“We had no one to turn to for help. We didn’t know anyone and it was very hard. Our other daughter Kourtney was only one at the time. At first my sister was going to come from Zimbabwe to look after Kourtney so I could go with Krismia to hospital and Ephraim could work, but she couldn’t get a Visa. We then decided that we had no choice but to send Kourtney back to Zimbabwe to be looked after by relatives. I hated the thought of having to be that far away from my baby and for her not to have her mum and dad with her. But it was becoming our only choice. We felt so alone and I felt really down.”

The family were then referred to Rainbow Trust by the hospital, who told Noreen they could help with transport and emotional support. “As soon as we heard they could help us, we were desperate for them to start straight away. When Tori, our Family Support Worker, came, everything was alright.”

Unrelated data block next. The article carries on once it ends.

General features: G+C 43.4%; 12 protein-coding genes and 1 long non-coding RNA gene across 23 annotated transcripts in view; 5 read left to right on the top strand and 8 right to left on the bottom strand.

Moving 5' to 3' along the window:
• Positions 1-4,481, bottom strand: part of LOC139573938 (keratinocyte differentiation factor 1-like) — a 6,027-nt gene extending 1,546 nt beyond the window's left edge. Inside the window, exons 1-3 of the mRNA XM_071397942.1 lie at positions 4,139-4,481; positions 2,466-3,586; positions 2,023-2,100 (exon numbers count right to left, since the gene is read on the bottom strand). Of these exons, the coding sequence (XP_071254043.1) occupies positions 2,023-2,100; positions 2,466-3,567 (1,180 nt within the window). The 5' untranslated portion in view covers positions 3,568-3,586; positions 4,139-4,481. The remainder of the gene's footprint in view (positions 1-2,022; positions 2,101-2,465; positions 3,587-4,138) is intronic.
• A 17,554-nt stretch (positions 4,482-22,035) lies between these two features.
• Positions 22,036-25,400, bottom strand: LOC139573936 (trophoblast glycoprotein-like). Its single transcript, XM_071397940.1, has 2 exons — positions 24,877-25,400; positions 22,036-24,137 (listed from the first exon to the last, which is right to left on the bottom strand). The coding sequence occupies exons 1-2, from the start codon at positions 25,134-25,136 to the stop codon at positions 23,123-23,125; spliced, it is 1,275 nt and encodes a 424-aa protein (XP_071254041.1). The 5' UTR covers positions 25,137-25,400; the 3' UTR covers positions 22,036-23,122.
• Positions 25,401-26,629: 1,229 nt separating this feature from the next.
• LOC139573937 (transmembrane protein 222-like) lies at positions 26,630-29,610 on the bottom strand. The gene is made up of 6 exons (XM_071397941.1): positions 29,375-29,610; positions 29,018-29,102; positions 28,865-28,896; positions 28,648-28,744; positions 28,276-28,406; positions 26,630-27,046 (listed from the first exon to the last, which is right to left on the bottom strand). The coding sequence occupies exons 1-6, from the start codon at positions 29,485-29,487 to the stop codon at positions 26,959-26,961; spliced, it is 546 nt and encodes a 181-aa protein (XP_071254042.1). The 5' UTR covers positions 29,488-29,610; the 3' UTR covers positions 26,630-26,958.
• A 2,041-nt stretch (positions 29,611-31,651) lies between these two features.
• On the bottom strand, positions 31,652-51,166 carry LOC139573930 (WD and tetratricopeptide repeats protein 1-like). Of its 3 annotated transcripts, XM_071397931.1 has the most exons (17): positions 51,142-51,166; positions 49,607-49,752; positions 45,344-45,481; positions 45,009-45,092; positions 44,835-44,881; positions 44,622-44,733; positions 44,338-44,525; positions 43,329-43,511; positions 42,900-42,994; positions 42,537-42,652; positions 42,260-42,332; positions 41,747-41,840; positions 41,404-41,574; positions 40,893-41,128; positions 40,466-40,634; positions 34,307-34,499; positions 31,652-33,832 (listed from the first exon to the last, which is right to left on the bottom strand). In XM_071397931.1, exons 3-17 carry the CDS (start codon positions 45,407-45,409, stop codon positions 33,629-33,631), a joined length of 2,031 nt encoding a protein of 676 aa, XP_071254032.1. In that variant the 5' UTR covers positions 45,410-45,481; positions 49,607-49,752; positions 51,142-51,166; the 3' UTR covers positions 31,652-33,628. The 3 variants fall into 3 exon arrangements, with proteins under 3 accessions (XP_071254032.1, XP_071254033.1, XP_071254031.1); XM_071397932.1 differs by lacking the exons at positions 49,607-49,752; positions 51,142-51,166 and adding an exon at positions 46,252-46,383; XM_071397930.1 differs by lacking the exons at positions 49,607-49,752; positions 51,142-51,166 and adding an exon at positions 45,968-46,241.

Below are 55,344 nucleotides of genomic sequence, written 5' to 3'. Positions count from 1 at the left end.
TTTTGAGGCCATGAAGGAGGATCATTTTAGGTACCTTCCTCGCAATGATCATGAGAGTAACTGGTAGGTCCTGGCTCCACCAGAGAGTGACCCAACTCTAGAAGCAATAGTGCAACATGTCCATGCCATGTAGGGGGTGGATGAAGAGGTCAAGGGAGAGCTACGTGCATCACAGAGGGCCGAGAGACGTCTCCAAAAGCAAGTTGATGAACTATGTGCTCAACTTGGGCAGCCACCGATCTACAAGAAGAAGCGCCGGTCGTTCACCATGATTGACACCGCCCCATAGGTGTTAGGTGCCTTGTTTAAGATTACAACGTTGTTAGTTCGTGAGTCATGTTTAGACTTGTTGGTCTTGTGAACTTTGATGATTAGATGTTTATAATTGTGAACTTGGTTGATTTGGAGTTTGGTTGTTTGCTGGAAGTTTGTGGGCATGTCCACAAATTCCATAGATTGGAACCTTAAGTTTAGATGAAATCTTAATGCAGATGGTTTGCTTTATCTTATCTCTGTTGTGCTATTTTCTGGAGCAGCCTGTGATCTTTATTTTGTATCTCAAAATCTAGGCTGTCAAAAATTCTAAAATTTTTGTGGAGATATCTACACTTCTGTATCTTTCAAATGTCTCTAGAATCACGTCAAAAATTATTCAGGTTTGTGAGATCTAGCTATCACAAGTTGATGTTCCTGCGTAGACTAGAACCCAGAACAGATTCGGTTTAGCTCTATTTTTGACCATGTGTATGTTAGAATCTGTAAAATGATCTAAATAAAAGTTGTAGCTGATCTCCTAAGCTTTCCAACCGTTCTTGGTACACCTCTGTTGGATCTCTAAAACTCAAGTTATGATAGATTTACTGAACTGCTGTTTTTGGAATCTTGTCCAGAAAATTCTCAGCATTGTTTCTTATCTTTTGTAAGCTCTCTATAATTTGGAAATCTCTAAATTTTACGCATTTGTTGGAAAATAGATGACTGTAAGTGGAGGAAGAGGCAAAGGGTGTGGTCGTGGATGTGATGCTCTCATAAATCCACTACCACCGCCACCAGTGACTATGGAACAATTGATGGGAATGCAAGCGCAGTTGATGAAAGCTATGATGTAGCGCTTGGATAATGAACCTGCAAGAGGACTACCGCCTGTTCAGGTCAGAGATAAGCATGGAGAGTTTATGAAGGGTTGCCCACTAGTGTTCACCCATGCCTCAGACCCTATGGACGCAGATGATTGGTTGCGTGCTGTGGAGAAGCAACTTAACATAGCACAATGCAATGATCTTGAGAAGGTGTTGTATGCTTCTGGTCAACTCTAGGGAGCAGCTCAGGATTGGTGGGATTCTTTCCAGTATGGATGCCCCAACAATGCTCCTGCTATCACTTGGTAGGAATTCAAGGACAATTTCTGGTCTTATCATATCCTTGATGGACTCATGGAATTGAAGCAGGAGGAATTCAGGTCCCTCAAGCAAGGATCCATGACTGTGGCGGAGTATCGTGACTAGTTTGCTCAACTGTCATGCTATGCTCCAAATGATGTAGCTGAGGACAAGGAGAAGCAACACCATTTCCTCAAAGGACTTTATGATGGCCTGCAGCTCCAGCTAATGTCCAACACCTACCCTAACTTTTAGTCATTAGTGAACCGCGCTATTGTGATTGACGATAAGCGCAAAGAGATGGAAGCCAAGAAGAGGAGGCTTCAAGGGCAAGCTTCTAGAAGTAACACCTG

Tori would take Noreen, Krismia and Kourtney to medical appointments, allowing Ephraim to work and taking away all the stress of getting the train to hospital. “Tori made a huge difference to us, I don’t know what we would have done without her. She is great with the kids and they love her, they’re always asking ‘are we going with Tori’ when they hear the doorbell ring. She’ll also come to our house and play with the kids which lets me get some sleep.”

Krismia is now on maintenance which means she only has to go to hospital a couple of times each month and she is looking forward to starting school this year. Things are now a lot calmer at home but Noreen reflects that it could have been very different without Rainbow Trust.

“I honestly don’t even know where we would be without Rainbow Trust. I never thought I’d see Krismia play and be smiley again. Now when we have to go to hospital it is no longer stressful, in fact the girls look forward to it as they get to see Tori and spend time in her car. I guess you just don’t know what to do or how you will cope until you have Rainbow Trust supporting you.”